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Being Harold Pinter

Adapted from the plays and Nobel prize speech of Harold Pinter by Vladimir Shcherban
Belarus Free Theatre
The Young Vic Theatre

Being Harold Pinter. Credit: Nicolai Khalezin
Being Harold Pinter Credit: Nicolai Khalezin
Being Harold Pinter Credit: Nicolai Khalezin

There is a quiet minimalism to the opening of the Belarus Free Theatre performance of Being Harold Pinter.

A single walking stick stands at the front of a black stage. Four actors in black suits and white shirts sit silent and still on black chairs at the corners of the stage. Another actor in a black suit and white shirt walks forward as the writer Harold Pinter.

Picking up the stick he tells us about a time in 2005 when, as he stepped out of a car, the stick slipped causing him to gash his head on the pavement. A small red streak of paint is then smeared onto his face.

The way the things we trust can suddenly and unexpectedly fail us is a theme that runs through this powerful and disturbing play directed by Vladimir Shcherban.

Being Harold Pinter links together extracts from Pinter’s plays by the use of some of Pinter’s own words taken from his extraordinary 2005 Nobel Prize speech. Each extract shows a violent, menacing side to relationships we are often expected to trust.

There is a trivial cruelty involved in the father and son relationship we see in The Homecoming. A more ambiguous and frightening level of abuse takes place between a man and a woman in Ashes to Ashes. They may be sexual partners or perhaps a therapist with his client. We can never be sure.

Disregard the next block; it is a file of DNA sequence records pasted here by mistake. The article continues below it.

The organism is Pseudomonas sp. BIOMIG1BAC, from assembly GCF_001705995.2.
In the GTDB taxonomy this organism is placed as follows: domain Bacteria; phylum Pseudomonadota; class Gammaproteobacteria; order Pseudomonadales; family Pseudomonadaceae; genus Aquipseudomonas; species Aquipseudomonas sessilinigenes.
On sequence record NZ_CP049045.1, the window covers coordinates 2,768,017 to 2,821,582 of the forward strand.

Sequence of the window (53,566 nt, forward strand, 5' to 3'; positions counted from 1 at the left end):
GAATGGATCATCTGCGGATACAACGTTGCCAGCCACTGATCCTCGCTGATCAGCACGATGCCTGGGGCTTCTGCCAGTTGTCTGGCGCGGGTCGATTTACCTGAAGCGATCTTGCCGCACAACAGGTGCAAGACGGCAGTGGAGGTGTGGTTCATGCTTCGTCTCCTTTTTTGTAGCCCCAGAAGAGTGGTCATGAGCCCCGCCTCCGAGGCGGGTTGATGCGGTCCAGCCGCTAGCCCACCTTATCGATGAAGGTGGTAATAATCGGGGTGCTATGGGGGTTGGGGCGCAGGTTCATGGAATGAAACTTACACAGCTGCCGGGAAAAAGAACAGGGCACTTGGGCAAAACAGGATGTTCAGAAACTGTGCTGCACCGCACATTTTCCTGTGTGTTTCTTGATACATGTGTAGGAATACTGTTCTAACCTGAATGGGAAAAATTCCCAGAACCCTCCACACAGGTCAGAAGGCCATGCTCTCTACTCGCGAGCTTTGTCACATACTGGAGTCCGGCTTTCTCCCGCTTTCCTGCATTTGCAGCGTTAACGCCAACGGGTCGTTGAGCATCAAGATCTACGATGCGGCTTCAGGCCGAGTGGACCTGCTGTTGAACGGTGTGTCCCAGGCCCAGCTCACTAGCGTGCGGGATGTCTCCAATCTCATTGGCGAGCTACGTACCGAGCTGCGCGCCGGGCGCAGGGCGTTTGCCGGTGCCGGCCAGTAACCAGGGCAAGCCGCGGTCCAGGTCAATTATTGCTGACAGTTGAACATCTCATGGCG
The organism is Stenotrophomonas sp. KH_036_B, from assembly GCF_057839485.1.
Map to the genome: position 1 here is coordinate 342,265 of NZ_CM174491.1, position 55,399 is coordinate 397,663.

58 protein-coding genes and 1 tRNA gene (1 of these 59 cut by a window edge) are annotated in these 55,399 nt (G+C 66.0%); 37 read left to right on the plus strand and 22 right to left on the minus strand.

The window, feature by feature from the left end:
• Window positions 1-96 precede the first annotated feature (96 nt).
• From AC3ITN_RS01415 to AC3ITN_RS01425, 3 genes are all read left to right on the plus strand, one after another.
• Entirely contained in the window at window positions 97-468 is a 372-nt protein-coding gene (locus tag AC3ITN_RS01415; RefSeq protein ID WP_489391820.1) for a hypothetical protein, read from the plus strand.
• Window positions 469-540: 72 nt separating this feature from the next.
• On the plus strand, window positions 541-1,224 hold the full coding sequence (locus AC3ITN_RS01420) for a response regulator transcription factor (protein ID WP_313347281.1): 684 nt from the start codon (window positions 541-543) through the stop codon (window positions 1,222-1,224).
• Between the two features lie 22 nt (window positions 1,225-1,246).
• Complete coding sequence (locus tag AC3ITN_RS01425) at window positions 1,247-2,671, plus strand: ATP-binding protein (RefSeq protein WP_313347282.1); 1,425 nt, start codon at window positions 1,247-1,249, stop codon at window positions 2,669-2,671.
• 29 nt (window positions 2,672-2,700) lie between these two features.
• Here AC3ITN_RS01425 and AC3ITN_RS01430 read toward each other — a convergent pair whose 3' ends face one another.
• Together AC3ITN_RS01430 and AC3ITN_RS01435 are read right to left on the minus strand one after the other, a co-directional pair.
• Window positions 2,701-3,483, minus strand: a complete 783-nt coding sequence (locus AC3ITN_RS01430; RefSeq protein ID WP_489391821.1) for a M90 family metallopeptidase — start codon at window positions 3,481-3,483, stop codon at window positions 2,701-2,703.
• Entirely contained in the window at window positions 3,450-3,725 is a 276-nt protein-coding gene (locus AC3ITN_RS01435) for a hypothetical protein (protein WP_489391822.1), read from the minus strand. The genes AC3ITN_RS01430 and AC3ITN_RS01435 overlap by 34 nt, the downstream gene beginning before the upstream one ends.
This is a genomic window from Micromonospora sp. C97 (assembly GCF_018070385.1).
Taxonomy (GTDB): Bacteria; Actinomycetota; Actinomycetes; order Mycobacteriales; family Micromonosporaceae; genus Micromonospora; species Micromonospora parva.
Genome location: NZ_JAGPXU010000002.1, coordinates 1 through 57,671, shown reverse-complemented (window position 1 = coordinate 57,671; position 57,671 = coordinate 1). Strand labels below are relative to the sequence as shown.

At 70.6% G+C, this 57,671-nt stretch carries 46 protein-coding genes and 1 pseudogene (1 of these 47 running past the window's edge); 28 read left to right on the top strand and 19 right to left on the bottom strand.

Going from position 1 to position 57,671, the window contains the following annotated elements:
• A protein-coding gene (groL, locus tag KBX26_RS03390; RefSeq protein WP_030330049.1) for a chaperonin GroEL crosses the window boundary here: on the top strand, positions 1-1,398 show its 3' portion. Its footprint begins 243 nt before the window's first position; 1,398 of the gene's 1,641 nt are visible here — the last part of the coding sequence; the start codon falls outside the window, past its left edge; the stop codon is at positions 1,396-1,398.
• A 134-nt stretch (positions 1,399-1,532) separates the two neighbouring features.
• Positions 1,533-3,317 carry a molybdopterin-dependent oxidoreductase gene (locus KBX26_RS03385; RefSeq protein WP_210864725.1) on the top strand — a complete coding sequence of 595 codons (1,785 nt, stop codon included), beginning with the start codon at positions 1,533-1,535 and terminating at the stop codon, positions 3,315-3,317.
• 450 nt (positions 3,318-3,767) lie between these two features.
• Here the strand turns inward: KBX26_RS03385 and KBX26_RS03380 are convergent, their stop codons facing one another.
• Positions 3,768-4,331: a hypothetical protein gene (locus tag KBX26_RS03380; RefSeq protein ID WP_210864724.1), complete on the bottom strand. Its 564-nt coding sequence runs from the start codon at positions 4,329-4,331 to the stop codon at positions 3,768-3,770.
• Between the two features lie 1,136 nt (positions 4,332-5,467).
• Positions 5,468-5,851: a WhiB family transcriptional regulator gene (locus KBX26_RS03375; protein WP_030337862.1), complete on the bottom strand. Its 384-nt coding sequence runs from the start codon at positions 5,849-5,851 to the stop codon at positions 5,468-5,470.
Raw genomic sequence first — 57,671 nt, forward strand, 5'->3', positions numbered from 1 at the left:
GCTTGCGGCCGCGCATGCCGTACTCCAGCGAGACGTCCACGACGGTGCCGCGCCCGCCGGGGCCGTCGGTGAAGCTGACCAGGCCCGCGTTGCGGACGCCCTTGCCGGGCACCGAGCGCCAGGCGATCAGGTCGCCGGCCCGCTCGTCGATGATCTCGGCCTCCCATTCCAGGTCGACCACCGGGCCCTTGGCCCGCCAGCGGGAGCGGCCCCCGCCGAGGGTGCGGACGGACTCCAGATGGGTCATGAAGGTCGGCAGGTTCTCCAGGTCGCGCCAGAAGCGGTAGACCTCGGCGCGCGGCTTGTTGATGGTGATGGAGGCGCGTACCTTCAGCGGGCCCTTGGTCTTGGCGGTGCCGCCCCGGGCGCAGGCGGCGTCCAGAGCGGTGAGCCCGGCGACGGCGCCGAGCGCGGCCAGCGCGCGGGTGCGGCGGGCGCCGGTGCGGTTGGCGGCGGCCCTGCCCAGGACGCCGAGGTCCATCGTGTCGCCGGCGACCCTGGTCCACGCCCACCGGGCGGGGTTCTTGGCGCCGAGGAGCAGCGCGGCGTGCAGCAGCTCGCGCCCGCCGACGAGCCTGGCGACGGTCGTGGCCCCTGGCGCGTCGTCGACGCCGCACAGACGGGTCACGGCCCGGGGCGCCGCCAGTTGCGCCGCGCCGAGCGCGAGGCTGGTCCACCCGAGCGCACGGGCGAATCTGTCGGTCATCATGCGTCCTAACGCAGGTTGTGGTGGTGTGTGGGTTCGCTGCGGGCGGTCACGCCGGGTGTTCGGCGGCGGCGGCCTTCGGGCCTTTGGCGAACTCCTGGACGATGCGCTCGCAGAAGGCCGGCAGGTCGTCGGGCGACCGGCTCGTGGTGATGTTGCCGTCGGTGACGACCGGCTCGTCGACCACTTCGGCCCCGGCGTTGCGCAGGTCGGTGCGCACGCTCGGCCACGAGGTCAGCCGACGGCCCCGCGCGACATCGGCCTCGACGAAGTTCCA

As the woman recounts to the man her experience of another man who may have been an abusive lover, he begins to enact on her some of the violence she has described. The whole scene has an unnerving, dream-like quality.

Later extracts focus on the violence of State institutions. Interrogators torture a family before murdering a child in One for the Road. Prison guards refuse to help a woman badly bitten by one of their dogs in Mountain Language. One officer simply asks for the name of the dog, because as he explains dogs must give their name before biting. They compound their cruelty by refusing to let the woman communicate in her own language.

There is often a pointless aspect to the brutality of the state officials. The play’s director has two interrogators unzip and zip their trousers close to a blindfolded and cuffed near-naked prisoner. As Pinter caustically comments in his Nobel speech, "one sometimes forgets that torturers become easily bored. They need a bit of a laugh to keep their spirits up."

The final minutes of the play take us to the testimony of people wrongly arrested and then assaulted in Minsk during the time of protests against the Belarus government in 2005. The theatre is in total darkness as we hear their voices and then the urgent final passionate words of Pinter’s Nobel speech.

"I believe that, despite the enormous odds which exist, unflinching, unswerving, fierce intellectual determination, as citizens, to define the real truth of our lives and our societies is a crucial obligation which devolves upon us all. It is in fact mandatory.

If such a determination is not embodied in our political vision, we have no hope of restoring what is so nearly lost to us—the dignity of man."

Being Harold Pinter is part of a two-week festival of ten shows from the Belarus Free Theatre. All the shows in the festival are live-streamed and are available for two weeks to see free at the Ministry of Counterculture.

Reviewer: Keith Mckenna